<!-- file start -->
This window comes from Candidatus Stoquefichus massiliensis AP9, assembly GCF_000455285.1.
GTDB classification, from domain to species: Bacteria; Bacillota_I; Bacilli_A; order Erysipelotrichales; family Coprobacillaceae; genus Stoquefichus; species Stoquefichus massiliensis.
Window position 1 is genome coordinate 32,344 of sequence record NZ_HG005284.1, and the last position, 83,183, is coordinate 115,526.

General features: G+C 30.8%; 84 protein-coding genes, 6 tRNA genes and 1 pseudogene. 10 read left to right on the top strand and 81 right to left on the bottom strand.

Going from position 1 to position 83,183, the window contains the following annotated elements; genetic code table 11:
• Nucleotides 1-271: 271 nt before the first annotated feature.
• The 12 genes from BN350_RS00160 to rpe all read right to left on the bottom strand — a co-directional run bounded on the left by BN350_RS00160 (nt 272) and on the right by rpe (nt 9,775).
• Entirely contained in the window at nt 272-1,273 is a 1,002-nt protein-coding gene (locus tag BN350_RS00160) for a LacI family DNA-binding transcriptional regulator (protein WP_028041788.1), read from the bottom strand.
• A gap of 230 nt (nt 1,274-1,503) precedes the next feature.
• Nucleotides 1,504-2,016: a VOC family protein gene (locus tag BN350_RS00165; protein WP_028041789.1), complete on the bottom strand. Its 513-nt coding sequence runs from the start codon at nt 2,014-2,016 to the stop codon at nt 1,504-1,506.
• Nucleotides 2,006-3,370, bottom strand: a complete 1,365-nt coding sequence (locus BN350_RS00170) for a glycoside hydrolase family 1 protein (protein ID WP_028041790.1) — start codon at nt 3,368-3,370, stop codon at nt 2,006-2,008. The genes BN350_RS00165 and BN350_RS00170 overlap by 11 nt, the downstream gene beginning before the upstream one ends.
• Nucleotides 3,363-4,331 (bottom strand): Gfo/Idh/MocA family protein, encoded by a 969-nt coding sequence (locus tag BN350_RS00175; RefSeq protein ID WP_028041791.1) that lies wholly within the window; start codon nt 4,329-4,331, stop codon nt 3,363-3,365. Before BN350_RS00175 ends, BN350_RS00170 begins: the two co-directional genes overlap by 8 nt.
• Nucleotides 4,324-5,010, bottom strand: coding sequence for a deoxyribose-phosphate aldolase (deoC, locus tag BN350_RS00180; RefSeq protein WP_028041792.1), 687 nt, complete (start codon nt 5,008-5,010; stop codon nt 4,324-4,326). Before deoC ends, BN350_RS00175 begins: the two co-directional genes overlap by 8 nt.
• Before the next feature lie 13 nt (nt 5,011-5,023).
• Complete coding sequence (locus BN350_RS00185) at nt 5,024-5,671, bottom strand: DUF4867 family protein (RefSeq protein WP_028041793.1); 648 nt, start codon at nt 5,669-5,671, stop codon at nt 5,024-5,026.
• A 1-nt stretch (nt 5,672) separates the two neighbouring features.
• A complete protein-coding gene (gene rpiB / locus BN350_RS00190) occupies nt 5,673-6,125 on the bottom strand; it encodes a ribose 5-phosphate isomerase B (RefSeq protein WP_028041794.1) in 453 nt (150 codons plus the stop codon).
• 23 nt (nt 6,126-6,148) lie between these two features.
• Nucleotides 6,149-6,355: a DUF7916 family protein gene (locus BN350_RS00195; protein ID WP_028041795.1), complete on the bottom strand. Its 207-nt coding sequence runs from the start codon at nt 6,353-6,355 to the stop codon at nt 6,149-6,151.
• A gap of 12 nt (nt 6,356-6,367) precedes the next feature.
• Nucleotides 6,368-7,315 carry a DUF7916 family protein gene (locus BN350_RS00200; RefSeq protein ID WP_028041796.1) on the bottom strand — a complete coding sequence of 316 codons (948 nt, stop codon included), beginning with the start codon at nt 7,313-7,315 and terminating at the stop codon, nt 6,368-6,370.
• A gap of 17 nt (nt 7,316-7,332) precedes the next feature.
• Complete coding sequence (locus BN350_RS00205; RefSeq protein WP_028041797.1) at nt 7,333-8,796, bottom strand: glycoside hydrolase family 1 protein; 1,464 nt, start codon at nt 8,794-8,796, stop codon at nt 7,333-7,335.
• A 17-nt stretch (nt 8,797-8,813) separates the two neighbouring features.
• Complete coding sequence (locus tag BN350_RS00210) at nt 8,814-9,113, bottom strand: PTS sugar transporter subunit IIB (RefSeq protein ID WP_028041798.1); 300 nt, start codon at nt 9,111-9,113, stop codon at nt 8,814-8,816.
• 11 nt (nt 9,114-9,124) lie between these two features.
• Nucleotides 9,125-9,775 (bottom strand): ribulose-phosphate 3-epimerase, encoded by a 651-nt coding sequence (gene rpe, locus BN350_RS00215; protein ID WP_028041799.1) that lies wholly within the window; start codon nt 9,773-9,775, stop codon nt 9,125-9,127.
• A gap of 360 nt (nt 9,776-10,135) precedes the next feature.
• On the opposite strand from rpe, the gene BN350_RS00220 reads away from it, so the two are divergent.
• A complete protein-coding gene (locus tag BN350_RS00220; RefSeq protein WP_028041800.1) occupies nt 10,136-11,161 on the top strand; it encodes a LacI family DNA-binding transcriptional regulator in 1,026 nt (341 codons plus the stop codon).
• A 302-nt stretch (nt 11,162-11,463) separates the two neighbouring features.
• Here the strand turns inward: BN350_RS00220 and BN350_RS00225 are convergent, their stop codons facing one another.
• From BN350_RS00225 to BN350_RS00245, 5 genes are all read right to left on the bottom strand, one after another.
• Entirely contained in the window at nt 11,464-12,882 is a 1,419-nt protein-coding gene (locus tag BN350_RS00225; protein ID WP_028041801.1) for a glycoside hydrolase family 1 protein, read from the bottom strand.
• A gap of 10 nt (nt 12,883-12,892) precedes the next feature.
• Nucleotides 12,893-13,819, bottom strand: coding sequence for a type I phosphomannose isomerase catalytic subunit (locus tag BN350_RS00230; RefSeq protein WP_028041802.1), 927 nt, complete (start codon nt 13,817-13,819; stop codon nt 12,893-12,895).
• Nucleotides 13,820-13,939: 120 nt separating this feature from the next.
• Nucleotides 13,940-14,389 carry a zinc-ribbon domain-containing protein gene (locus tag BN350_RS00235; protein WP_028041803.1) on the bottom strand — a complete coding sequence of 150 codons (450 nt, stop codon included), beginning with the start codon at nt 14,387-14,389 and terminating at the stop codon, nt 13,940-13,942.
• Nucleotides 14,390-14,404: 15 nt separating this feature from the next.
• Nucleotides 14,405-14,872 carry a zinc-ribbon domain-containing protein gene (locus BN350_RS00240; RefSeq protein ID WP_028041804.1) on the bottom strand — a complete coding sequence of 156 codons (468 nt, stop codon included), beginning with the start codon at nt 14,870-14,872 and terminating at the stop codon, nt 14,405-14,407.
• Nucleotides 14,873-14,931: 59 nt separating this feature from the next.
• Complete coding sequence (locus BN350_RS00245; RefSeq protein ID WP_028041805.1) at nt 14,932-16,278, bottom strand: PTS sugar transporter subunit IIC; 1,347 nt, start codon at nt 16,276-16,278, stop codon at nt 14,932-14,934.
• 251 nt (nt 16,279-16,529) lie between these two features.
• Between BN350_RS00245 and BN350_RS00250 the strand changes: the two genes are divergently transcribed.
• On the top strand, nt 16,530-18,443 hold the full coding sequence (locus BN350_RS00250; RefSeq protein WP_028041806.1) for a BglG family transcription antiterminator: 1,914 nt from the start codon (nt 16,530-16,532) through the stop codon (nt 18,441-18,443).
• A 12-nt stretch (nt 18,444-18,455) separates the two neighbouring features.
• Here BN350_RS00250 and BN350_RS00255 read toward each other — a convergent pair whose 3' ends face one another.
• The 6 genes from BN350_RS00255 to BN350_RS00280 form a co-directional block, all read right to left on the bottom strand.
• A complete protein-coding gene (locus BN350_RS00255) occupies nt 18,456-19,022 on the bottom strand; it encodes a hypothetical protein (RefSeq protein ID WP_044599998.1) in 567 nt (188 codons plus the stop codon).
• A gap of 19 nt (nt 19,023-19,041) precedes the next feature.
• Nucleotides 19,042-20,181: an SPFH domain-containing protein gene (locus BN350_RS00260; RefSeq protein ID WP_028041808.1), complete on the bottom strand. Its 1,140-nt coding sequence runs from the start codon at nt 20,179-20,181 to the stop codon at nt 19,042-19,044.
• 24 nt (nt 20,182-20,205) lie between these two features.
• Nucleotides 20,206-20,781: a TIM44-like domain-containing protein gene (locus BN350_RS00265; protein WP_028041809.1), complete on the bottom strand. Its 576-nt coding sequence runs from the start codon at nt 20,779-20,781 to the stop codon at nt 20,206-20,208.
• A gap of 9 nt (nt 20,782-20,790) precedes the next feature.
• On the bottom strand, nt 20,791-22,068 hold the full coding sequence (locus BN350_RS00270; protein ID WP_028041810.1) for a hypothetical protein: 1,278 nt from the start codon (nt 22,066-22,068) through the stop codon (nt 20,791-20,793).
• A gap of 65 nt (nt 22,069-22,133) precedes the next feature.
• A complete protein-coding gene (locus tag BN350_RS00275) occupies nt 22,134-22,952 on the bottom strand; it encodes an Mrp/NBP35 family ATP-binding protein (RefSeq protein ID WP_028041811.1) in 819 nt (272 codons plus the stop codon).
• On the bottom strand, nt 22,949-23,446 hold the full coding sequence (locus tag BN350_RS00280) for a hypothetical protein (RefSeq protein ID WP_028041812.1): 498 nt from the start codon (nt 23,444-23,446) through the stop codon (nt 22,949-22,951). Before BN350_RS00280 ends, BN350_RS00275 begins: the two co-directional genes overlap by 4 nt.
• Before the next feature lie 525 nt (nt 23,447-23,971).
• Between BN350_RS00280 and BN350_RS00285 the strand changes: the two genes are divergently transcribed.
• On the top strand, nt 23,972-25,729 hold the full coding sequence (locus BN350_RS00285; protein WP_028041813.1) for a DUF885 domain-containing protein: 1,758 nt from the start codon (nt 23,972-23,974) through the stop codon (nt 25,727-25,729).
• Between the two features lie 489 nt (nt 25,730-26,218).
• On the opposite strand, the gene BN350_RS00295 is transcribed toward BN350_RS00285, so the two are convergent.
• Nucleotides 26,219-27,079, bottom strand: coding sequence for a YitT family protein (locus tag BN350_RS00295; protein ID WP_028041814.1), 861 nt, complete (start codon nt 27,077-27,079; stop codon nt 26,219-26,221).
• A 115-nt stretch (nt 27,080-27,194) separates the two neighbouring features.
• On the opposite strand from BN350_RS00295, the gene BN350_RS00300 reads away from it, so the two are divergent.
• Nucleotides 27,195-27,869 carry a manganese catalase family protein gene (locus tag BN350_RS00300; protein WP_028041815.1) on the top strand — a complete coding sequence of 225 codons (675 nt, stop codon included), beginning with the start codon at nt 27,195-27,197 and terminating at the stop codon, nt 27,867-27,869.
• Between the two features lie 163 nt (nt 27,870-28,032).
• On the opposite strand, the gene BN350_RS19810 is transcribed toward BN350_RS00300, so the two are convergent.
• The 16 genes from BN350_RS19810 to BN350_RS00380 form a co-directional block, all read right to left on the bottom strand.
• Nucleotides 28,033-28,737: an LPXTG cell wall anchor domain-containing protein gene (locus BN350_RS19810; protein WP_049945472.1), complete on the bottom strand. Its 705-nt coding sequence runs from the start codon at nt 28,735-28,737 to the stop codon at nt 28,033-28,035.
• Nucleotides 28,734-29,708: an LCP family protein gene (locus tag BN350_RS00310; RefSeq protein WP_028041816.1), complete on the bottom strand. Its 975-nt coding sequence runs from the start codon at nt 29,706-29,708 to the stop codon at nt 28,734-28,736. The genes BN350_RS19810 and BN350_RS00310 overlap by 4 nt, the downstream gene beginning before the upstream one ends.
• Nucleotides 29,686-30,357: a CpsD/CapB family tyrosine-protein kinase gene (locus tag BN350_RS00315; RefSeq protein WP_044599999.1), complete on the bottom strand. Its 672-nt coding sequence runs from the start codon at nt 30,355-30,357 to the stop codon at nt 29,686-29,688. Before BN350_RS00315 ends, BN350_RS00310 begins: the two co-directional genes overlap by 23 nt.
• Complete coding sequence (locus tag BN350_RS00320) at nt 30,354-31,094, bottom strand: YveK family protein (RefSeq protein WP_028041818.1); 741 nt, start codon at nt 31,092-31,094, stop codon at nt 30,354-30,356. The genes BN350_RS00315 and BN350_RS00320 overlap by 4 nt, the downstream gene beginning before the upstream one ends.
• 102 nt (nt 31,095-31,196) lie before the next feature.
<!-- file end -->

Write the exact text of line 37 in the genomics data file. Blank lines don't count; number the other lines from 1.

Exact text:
• Nucleotides 13,820-13,939: 120 nt separating this feature from the next.